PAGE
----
How to make a bulb lasagne
When faced with the word ‘lasagne,’ most people’s minds would spring to a warm, oven cooked pasta bake. A gardener would smile, and instead of this homemade meal they would envisage layers of spring colour – gritty compost and bulbs replace meat or veg and cheese. This technique of bulb planting is invaluable for all, a vital element to many spring gardens to ensure months of colour, all in one place.
But what actually is this rather culinary method of propagation? A bulb lasagne comprises of multiple layers of different kinds of bulbs at different depths in one pot. As a rule, the smallest, earliest flowering bulbs (such as crocuses) are planted nearest the surface of the soil; the bulbs get bigger and later flowering the further down the pot they are planted. By including and incorporating multiple species, the pot will provide colour right through from as early as February all the way until late May.
A medium to large sized pot with a minimum diameter of 30cm is ideal for a bulb lasagne, but as always with gardening the bigger the better! Use the biggest sized pot that your space allows to provide the most impact. But nothing is set in stone – what’s to stop you planting your lasagne in a prominent position in a raised bed or border? When it comes to selecting the ingredients – sorry, the bulbs – for your lasagne, many retailers offer them in bundles perfectly suited to this method of planting. For those more fussy or feeling more creative, there is nothing more exciting than putting your bulb lasagne together yourself. A minimum of 3 and a maximum of 5 layers is optimal. The topmost layer are the first ones to appear, by including snowdrops, crocuses or dwarf irises you will brighten the winter days. Daffodils or narcissi (with the latter planted above the former) and their blooms in uplifting shades will follow, and below these the key ingredient: tulips. Some choose to add multiple layers of tulips to their lasagne, planting early flowering species tulips above the opulent and frilly late spring favourites. If you are willing to adventure even further with your lasagne, a layer of alliums at the base will ensure your display is prolonged until as late as June! Make sure to only plant dwarf cultivars however, as taller ones are best in a border due to their need for space.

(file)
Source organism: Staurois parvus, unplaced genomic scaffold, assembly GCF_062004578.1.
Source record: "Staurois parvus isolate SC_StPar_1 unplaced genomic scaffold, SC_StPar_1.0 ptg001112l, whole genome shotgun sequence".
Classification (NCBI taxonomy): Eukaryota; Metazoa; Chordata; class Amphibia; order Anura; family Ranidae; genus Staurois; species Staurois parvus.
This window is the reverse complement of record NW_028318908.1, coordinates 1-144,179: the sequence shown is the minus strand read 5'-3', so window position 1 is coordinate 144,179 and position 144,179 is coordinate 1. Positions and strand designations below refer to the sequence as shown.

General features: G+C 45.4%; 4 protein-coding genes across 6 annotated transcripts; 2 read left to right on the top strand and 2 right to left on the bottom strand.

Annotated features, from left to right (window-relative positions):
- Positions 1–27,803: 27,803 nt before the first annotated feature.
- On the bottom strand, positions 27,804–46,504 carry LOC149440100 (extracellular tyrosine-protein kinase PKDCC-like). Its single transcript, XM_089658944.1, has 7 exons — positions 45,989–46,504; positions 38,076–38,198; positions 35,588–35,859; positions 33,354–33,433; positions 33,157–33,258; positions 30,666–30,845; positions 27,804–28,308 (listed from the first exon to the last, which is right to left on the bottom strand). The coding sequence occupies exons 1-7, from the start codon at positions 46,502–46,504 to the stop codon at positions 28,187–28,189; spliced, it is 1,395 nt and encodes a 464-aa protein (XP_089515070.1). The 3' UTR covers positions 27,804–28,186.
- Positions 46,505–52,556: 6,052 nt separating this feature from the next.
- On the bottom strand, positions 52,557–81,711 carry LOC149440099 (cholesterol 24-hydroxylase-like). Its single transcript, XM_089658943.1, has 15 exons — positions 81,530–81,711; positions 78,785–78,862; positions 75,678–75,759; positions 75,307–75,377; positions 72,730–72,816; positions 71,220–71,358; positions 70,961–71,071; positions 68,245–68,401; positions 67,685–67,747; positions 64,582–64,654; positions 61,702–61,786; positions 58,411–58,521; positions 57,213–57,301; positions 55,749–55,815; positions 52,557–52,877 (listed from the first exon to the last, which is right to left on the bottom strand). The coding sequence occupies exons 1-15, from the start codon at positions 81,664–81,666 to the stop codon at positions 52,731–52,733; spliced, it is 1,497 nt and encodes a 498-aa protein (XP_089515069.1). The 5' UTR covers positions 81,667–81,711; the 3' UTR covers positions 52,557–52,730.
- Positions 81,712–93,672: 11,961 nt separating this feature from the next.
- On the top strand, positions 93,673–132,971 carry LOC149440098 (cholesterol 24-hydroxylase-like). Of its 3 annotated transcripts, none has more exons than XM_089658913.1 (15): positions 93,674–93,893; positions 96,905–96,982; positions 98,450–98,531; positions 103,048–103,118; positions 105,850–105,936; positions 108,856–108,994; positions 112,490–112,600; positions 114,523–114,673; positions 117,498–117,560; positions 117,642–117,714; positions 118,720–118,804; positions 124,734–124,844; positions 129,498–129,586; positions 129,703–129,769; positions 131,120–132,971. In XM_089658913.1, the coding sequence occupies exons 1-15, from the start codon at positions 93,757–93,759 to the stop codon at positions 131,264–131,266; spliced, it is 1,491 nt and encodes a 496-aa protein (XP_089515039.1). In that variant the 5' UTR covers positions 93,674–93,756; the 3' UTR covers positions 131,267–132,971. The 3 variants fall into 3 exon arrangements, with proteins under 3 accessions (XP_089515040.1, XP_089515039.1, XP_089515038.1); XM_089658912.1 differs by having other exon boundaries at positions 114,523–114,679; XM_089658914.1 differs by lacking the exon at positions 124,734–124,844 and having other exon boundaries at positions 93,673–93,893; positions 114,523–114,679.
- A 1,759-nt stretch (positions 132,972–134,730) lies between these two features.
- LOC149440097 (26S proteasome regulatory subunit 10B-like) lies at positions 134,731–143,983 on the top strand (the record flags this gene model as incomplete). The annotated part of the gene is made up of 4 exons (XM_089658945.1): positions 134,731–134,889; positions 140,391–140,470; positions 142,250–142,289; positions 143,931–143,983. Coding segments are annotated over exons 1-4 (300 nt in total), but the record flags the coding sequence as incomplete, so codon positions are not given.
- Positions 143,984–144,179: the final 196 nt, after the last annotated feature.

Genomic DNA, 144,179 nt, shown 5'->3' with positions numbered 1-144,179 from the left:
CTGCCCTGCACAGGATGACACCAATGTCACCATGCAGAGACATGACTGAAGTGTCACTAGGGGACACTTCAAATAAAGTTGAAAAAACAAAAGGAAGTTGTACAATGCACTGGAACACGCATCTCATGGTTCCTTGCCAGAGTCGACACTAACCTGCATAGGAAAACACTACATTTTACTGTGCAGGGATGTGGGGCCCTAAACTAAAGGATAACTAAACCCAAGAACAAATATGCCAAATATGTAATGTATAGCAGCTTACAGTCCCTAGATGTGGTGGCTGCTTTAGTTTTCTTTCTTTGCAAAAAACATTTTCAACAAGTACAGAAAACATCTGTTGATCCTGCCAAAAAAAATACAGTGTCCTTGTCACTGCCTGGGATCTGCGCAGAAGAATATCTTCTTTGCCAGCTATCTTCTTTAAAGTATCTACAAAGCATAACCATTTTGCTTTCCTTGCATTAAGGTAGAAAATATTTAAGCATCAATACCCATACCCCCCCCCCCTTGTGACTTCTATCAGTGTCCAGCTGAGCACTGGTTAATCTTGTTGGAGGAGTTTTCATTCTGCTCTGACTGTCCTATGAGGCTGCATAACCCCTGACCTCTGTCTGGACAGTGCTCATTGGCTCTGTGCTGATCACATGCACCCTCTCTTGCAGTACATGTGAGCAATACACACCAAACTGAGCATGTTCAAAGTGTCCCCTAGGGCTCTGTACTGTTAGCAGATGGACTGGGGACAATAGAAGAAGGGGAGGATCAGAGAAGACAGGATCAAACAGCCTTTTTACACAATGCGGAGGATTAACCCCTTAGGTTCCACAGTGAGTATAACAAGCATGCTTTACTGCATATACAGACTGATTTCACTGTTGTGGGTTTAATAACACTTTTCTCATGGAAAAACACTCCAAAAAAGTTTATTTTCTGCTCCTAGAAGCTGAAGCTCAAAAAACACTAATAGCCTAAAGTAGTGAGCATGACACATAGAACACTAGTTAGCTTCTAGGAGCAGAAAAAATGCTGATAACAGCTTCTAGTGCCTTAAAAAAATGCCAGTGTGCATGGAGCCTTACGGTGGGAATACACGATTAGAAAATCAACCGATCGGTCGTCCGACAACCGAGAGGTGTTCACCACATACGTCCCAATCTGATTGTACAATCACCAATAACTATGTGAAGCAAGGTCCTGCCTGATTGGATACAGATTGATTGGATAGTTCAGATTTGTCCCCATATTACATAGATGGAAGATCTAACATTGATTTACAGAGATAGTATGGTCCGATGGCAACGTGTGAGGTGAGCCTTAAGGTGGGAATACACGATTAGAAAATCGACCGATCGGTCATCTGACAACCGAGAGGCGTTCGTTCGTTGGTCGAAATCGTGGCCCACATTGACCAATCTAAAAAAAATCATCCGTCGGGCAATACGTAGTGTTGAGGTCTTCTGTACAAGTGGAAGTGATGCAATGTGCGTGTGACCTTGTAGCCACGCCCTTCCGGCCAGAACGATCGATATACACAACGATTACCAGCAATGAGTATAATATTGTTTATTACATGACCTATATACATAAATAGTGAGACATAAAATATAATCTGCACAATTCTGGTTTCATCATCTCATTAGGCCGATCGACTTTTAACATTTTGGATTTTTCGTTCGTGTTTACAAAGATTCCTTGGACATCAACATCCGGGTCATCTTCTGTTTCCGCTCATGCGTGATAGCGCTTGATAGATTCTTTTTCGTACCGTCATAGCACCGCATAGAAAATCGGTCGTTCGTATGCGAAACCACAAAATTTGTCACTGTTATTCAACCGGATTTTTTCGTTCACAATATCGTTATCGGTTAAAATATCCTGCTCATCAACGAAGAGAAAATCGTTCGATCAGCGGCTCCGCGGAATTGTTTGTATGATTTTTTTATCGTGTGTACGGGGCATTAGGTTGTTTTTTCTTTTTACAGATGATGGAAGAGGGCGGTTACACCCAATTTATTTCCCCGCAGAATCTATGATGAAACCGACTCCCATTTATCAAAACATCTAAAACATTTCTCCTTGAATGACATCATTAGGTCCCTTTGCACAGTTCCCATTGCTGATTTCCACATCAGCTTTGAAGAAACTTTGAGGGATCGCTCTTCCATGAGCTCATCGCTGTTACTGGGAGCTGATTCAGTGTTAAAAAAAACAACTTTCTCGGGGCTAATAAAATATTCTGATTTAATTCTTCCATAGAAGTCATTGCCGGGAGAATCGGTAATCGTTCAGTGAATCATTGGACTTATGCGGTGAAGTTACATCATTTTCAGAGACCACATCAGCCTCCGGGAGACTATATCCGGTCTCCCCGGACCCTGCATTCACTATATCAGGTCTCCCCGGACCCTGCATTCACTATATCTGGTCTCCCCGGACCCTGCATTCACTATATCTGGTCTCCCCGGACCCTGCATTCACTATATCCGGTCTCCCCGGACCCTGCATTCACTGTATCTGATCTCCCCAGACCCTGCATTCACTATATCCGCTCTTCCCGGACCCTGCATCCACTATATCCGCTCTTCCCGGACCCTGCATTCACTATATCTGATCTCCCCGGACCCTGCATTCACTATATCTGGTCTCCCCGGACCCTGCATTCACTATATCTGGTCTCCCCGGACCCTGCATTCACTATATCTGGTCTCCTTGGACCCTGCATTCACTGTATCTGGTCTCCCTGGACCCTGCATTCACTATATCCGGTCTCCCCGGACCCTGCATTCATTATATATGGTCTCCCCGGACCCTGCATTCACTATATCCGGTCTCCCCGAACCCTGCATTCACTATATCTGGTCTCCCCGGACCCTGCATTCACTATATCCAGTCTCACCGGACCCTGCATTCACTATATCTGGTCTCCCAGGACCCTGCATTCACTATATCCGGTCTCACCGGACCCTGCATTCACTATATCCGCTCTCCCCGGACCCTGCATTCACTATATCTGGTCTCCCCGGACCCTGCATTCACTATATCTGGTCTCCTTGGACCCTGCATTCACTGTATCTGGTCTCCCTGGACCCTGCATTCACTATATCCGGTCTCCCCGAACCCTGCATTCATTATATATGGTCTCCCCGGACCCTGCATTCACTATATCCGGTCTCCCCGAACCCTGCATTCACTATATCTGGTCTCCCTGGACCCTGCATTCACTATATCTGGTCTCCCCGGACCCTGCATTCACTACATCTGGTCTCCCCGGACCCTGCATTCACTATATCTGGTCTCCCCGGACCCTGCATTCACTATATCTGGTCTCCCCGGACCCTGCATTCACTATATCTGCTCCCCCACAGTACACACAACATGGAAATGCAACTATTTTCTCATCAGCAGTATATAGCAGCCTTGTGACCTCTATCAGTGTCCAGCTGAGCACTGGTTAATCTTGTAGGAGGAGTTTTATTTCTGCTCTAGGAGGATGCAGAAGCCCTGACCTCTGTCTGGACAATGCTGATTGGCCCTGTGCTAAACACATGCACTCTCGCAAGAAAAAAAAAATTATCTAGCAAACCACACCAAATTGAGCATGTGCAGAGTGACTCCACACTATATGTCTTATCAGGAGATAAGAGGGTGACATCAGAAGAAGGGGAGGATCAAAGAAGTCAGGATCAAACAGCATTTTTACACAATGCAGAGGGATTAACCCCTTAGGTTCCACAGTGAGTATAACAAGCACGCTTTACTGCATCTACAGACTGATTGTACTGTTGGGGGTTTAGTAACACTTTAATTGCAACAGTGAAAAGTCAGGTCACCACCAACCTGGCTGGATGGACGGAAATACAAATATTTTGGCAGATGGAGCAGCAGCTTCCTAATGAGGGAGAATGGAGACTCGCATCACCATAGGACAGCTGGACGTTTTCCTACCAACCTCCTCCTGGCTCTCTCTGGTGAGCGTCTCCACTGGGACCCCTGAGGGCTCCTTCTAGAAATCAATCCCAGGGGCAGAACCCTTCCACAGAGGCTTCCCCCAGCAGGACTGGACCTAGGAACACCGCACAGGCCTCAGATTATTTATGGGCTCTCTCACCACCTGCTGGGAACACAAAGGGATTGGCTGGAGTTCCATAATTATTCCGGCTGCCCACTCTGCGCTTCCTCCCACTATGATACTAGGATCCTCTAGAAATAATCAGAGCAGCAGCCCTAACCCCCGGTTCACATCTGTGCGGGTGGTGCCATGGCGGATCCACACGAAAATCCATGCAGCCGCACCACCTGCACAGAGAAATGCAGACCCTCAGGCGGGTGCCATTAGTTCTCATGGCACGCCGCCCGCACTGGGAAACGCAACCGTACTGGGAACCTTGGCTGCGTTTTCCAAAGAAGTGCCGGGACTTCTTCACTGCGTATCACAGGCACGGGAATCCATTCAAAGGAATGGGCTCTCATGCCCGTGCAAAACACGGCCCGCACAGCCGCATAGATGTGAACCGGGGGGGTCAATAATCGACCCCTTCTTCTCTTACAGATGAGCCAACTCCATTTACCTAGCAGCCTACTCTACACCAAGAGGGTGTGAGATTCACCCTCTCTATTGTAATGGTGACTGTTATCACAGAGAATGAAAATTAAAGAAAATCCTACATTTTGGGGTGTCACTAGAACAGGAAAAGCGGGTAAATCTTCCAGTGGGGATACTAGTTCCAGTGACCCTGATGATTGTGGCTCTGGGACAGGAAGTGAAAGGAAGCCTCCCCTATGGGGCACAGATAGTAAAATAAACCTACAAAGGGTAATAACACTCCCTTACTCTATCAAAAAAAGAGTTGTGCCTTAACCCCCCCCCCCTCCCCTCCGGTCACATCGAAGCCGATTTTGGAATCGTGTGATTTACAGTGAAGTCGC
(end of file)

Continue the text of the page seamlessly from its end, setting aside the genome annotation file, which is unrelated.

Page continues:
The compost mix used must be free draining and gritty, this will prevent your bulb lasagne becoming saturated and waterlogged in winter downpours. Sitting in damp conditions can cause bulbs to rot and can even lead to the onset of tulip fire disease which could be detrimental, so a mix of grit and multipurpose compost in a ratio of about 1:5 will ensure your lasagne is free draining. By placing the pot on feet, the flow of moisture will become more regulated and will minimise any risk to your lasagne.
October is the moment to plant your bulb lasagne. Alliums, crocuses and daffodils like to be planted in September; however tulips prefer to wait until November. October is a compromise, and planting now will ensure you have bucket loads of colour next spring.